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Cats missing after hunting hounds ran into sanctuary
Police attended to help round up the dogs, which took over an hour, according to the Celia Hammond trust. (Stock photo)

Celia Hammond trust says 60 cats fled during ‘terrifying’ incident 

The whereabouts of nine cats from the Celia Hammond Animal Trust in Sussex is unknown, after a “terrifying” incident saw a pack of foxhounds run onto the sanctuary’s land during a hunt.

Initially, 60 cats fled the scene but many have since returned or been found by staff and volunteers.

The charity wrote on its Facebook page yesterday (10 January): ‘There has been a terrifying incident yesterday afternoon at our Greenacres Sanctuary near Hastings. A pack of fox hounds ran into the Sanctuary and then split into two groups one chasing a fox and the other chasing a deer…

‘The hounds invaded at afternoon feeding time, there were dogs running everywhere, completely out of control, terrified cats were fleeing in all directions. Staff and volunteers who were present tried desperately to chase the dogs off and protect the animals.’

Police also attended to help round up the dogs, which took over an hour, the trust said. Staff and volunteers at the sanctuary searched in nearby woodland amid heavy rain overnight. Whilst many returned or were found, nine cats are still unaccounted for.

The sanctuary shelters around 130 cats (largely feral and semi-feral), who are free to roam the house and 100 acres of land.

A spokesperson for the East Sussex and Romney Marsh Hunt was quoted by the Independent as saying: “We can confirm that hounds met at Udimore, near Rye on 9 January and were legally trail-hunting throughout the day to comply with the Hunting Act 2004.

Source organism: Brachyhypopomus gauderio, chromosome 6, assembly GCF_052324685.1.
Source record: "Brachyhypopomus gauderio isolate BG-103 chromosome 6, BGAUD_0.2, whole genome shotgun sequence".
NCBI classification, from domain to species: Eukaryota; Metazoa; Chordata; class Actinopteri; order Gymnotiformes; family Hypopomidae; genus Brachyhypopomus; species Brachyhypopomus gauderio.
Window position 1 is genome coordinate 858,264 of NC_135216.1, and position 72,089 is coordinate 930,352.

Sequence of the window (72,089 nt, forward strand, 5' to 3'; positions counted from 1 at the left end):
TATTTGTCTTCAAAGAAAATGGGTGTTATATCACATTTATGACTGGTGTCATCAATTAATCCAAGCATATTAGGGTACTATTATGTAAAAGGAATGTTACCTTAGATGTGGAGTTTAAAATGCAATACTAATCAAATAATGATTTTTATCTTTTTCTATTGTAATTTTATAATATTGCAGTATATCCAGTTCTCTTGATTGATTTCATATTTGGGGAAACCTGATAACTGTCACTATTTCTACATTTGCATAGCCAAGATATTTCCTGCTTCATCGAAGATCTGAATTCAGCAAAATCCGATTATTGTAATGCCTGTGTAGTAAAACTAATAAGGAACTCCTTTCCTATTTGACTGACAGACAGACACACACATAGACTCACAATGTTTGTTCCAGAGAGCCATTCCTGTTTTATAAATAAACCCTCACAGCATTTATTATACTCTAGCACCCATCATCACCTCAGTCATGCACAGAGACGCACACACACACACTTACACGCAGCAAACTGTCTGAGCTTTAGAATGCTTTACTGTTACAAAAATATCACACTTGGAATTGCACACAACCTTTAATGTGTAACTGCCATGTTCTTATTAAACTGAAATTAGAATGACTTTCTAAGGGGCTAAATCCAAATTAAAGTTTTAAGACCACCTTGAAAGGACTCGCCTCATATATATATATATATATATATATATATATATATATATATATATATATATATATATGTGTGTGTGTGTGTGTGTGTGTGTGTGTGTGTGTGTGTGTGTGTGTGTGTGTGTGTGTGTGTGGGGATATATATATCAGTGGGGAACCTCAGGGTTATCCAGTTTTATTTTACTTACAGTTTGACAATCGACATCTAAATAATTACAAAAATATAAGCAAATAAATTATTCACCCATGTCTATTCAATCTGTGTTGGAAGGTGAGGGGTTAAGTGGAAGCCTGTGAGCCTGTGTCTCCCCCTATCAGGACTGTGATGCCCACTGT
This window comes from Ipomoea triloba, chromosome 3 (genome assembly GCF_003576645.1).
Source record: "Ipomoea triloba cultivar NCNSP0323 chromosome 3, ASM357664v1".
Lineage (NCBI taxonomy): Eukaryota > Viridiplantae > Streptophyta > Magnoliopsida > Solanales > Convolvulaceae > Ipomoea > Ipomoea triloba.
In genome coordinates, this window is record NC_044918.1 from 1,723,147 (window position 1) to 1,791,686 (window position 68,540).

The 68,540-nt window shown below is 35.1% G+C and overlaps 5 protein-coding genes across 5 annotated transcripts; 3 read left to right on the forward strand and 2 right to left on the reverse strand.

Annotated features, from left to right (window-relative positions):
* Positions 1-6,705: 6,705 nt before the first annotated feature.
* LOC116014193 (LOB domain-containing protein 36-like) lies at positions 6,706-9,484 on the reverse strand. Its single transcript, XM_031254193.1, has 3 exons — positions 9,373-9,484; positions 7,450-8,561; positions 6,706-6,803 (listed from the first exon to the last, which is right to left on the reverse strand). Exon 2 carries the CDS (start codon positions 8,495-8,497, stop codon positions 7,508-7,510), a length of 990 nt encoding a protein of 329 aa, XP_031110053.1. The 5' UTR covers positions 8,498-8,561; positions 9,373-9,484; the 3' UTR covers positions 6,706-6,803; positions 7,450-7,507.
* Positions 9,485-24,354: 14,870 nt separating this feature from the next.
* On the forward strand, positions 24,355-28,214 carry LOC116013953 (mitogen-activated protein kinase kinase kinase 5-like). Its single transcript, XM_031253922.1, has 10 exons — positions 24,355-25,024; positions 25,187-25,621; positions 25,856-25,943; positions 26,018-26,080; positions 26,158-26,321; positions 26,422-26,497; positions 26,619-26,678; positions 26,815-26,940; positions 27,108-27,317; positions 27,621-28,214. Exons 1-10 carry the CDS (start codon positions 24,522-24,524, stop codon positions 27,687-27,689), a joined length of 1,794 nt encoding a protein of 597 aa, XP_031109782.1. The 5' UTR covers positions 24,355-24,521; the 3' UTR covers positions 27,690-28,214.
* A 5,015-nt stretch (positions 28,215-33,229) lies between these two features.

“Although nobody from the hunt witnessed hounds following anything other than their original trail, it is suspected that a few hounds might have deviated from their trail onto the scent of a live quarry which they followed into the wildlife sanctuary.’

The spokesperson said staff removed the hounds “immediately” with the help of police and apologised to the owners for “any inconvenience”. According to the statement, the hunt has agreed to repair any damage to fencing but “is not aware of any missing animals or of any injuries caused”.

Sussex Police wrote on its Twitter page: ‘Incident at Celia Hammond Animal Trust near Hastings on Tues (9 Jan): We attended on the day. The circumstances are being reviewed by a dog legislation officer to establish whether any criminal offences have taken place. If so, they will be investigated. We'll update when able.’

 

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Wildlife presenter to deliver keynote speech at BVA Congress

News Story 1
 The BVA has confirmed wildlife presenter Mike Dilger will deliver the keynote speech at this year’s congress. Mike is known as ‘Britain’s most diseased man’, having contracted a number of exotic diseases on his travels, including malaria, bilharzia and leishmaniasis. His talk, ‘My diseases and other animals’, promises to be an amusing and inspiring lecture on his travels in the tropics and his thoughts on how the mass media is influencing human engagement with wildlife and nature. The lecture will take place at 1pm on 16 November, in the BVA Congress Theatre at London’s ExCeL. 

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